The Philadelphian Church
Church of Brotherly Love
3:7 “And to the angel of the church in Philadelphia write; These things saith he that is holy,he that is true, he that hath the key of David, he that openeth, and no man shutteth; and shutteth, and no man openeth;”
The city of Philadelphia (modern day Allah-shehr, city of God) is located about 30 miles SE of Sardis. The name means “brotherly love,” and commemorates the love between Attalus II (220-130 BC), who founded the city, and his brother Eumenes II. This prevailing character of the church is to establish the idea of social concern, i.e. “I am my brother’s keeper” self-view. The city is located on the Cogamis River which is tributary to the Hermus (modern Gebiz). Thereby, forming a natural line of communication to Sardis, which was situated on the Hermus. The reason for Attalus II building the city was so the Pergamenian kings would have a line of communication from Pergamos, via Sardis and Philadelphia, to the Maeander Valley and the S highway (with the cites of Loadoicea and Hierapolis). The region was plagued with severe earthquakes (Strado XII. 579; XIII. 628); most likely, because of this many of the citizens chose to live in small villages around the city. As a result of this, much of the city’s wealth was in the villages that belong to it. Philadelphia was, along with Sardis and other important cities of the area, hit by the disastrous earthquake of A.D. 17. The city was rebuilt by Tiberius, and in his honor was called Neo Caesarea.
The strength of the Christian community in the first century must have been considerable, although the present city of Alashehir occupies the same space and very little has been found in the way of archaeological finds (due to the lack of opportunity to search). But the glory of a completely Christian Philadelphia is seen during the Seljuk and Ottoman empires. During the Seljuk and Ottoman attack on the Byzantine Empire, Philadelphia maintained herself as an isolated Christian city, inside the conquered territory. The city historically withstood two sieges, and when finally it did fall it was to the combined forces of Beyasit I and his Greek supporter Manuel II, and that in AD 1391.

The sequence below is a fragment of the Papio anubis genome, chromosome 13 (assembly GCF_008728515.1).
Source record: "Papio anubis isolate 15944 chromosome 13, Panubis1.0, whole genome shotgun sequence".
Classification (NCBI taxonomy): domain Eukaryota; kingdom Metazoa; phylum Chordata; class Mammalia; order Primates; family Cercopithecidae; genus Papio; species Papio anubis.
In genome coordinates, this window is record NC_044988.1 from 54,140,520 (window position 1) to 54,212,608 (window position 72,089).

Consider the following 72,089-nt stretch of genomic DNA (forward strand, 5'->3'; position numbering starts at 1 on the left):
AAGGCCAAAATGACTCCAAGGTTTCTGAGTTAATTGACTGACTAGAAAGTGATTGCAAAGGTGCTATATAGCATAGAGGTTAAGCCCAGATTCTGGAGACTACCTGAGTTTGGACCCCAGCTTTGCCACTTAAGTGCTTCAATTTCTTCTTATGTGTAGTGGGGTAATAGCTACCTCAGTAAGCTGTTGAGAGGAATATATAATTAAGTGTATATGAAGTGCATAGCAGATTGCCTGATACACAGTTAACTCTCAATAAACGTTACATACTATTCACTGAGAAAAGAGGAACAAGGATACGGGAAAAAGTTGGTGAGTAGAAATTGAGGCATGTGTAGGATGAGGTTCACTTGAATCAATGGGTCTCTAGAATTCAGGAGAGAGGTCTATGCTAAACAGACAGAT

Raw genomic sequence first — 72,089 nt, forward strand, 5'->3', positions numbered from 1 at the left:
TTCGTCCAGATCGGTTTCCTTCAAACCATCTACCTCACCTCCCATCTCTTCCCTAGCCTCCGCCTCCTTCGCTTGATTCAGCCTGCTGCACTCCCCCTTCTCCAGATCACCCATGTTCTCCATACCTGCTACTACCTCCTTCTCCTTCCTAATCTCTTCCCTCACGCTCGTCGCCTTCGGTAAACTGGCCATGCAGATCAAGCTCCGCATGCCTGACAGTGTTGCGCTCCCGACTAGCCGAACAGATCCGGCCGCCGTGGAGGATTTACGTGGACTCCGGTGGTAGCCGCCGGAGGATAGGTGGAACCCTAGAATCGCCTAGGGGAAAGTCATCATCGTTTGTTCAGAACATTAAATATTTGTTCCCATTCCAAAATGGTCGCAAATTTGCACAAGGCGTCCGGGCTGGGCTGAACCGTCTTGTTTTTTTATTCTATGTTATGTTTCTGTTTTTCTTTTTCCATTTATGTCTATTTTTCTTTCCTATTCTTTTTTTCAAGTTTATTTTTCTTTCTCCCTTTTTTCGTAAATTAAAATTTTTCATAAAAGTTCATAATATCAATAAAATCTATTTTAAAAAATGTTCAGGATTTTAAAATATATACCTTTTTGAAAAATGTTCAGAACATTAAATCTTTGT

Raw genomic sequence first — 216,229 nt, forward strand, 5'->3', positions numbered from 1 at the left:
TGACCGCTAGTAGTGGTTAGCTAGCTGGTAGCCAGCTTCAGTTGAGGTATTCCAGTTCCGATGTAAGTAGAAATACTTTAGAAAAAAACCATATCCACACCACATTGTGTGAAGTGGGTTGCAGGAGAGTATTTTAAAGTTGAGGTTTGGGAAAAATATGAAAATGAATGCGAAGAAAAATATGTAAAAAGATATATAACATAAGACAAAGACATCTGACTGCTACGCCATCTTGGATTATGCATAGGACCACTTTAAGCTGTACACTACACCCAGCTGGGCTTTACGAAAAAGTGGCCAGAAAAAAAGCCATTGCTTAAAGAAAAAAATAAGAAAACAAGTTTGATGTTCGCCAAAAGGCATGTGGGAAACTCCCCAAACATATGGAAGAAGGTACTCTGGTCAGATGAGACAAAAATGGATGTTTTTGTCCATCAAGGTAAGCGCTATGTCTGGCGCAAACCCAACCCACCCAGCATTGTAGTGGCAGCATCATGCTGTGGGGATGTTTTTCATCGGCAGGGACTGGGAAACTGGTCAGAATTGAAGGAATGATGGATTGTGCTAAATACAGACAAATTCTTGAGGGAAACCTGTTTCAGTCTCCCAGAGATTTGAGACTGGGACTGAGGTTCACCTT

Philadelphia shows a kinship with Laodicea, in that the glorified Christ introduces Himself with a triplet epithet. Here, He is:
- “He that is holy,”
- “He that is true,”
- “He that hath the key of David.”
This is a good sign for Philadelphia, in that three is God’s number of confirmation.
The Addressor's Identity, He that is Holy
“... he that is holy, ...” ～ Christ refers to Himself as the “Holy One.” Many may achieve holiness, but there is only one who is intrinsically Holy; who is, Himself, the One source of all holiness. Righteousness is the fruit of holiness, in that righteousness is actually produced from character that is intrinsically good (holiness). The man Christ Jesus taught there was but One who was truly Good—God (Matt 19:17). Yahweh uses the self assigned epithet: “Holy One of Israel” (Is 45:11; 47:4); the prophet Habakkak clearly calls God the “Holy One” (Hab 3:3–4); the Messiah who was to come is called by the Psalmist the “Holy One” (Ps 16:10 cf Acts 2:27)—which becomes very significant when it is understood that the Messiah would be the “Eternal One” (Mic 5:2), the “Mighty God,” the “Everlasting Father” (Is 9:6)—the baby born to Mary of Nazareth is called “that holy thing” (Luke 1:35) by Gabriel. The first century believers referred to the human Christ as the Father’s “Holy Child Jesus” (Acts 4:27). During the earthly ministry of Jesus, evil spirits recognized him as “the Holy One of God” (Mark 1:24); during Peter’s sermon to the Jews (Acts 3:11-26), he accused them of killing the “Holy One” whom Peter recognizes as the “Author of Life” (vv14-15). Now, to the church at Philadelphia the Holy One has “these things” to say.
He That Is True
“... he that is true, ...” ～ The Grk word “alēthinos” does not only mean that which is genuine as opposed to that which is absolutely false, but also to contrast the actual with that which is only subordinately, or technically true. “It expresses the perfect realization of an idea as contrast with its partial realization” (Vincent). E.g. Moses gave bread (John 6:32), but the Father gave the “true” bread (John 6:32); Israel was the vine planted by God (Ps 80:8), but Jesus is the “true” vine (John 15:1). Vincent notes that the word (alēthinos) is characteristic of John’s writings: While found only once in the synoptic Gospels, once in Paul’s epistles and four times in Hebrews—it occurs nine times in John’s Gospel alone, four times in John’s first epistle, and ten times in the Revelation. And in each case John’s use of “alēthinos” has its own distinctive signification.